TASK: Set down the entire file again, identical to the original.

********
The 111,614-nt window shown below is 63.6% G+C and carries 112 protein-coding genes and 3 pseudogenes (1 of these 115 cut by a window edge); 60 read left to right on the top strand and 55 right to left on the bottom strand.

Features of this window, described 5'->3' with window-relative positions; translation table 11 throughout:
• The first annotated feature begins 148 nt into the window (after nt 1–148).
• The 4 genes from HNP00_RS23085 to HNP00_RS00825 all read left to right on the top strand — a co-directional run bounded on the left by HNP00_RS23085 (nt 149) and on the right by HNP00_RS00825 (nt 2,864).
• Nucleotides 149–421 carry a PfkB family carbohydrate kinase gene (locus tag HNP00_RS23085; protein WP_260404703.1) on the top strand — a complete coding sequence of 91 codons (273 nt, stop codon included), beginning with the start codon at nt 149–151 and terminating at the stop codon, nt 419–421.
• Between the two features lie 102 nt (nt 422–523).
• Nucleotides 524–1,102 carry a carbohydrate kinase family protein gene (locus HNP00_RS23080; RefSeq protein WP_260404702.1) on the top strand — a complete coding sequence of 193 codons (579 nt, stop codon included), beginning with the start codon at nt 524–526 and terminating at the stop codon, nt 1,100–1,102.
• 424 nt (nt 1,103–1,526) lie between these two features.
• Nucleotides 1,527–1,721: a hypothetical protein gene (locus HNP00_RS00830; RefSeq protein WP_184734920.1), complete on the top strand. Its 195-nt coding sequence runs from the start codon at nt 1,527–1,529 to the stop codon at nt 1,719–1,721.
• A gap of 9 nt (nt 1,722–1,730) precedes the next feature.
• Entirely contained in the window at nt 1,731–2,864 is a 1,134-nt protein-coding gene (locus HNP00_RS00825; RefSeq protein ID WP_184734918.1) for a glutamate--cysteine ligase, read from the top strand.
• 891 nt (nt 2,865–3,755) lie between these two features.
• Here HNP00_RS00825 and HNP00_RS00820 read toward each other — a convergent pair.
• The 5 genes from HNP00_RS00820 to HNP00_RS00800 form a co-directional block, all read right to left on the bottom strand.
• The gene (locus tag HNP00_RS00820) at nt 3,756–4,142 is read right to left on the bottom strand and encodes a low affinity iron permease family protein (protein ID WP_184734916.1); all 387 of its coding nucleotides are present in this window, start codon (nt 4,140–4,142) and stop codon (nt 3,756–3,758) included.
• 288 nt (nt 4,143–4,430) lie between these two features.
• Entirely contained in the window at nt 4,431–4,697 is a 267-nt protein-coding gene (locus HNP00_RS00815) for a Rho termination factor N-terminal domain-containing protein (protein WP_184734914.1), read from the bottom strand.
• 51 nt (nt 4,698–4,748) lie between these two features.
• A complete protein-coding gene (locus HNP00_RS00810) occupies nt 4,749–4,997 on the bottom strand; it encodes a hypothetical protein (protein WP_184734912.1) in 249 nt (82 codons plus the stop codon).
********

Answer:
The 111,614-nt window shown below is 63.6% G+C and carries 112 protein-coding genes and 3 pseudogenes (1 of these 115 cut by a window edge); 60 read left to right on the top strand and 55 right to left on the bottom strand.

Features of this window, described 5'->3' with window-relative positions; translation table 11 throughout:
• The first annotated feature begins 148 nt into the window (after nt 1–148).
• The 4 genes from HNP00_RS23085 to HNP00_RS00825 all read left to right on the top strand — a co-directional run bounded on the left by HNP00_RS23085 (nt 149) and on the right by HNP00_RS00825 (nt 2,864).
• Nucleotides 149–421 carry a PfkB family carbohydrate kinase gene (locus tag HNP00_RS23085; protein WP_260404703.1) on the top strand — a complete coding sequence of 91 codons (273 nt, stop codon included), beginning with the start codon at nt 149–151 and terminating at the stop codon, nt 419–421.
• Between the two features lie 102 nt (nt 422–523).
• Nucleotides 524–1,102 carry a carbohydrate kinase family protein gene (locus HNP00_RS23080; RefSeq protein WP_260404702.1) on the top strand — a complete coding sequence of 193 codons (579 nt, stop codon included), beginning with the start codon at nt 524–526 and terminating at the stop codon, nt 1,100–1,102.
• 424 nt (nt 1,103–1,526) lie between these two features.
• Nucleotides 1,527–1,721: a hypothetical protein gene (locus HNP00_RS00830; RefSeq protein WP_184734920.1), complete on the top strand. Its 195-nt coding sequence runs from the start codon at nt 1,527–1,529 to the stop codon at nt 1,719–1,721.
• A gap of 9 nt (nt 1,722–1,730) precedes the next feature.
• Entirely contained in the window at nt 1,731–2,864 is a 1,134-nt protein-coding gene (locus HNP00_RS00825; RefSeq protein ID WP_184734918.1) for a glutamate--cysteine ligase, read from the top strand.
• 891 nt (nt 2,865–3,755) lie between these two features.
• Here HNP00_RS00825 and HNP00_RS00820 read toward each other — a convergent pair.
• The 5 genes from HNP00_RS00820 to HNP00_RS00800 form a co-directional block, all read right to left on the bottom strand.
• The gene (locus tag HNP00_RS00820) at nt 3,756–4,142 is read right to left on the bottom strand and encodes a low affinity iron permease family protein (protein ID WP_184734916.1); all 387 of its coding nucleotides are present in this window, start codon (nt 4,140–4,142) and stop codon (nt 3,756–3,758) included.
• 288 nt (nt 4,143–4,430) lie between these two features.
• Entirely contained in the window at nt 4,431–4,697 is a 267-nt protein-coding gene (locus HNP00_RS00815) for a Rho termination factor N-terminal domain-containing protein (protein WP_184734914.1), read from the bottom strand.
• 51 nt (nt 4,698–4,748) lie between these two features.
• A complete protein-coding gene (locus HNP00_RS00810) occupies nt 4,749–4,997 on the bottom strand; it encodes a hypothetical protein (protein WP_184734912.1) in 249 nt (82 codons plus the stop codon).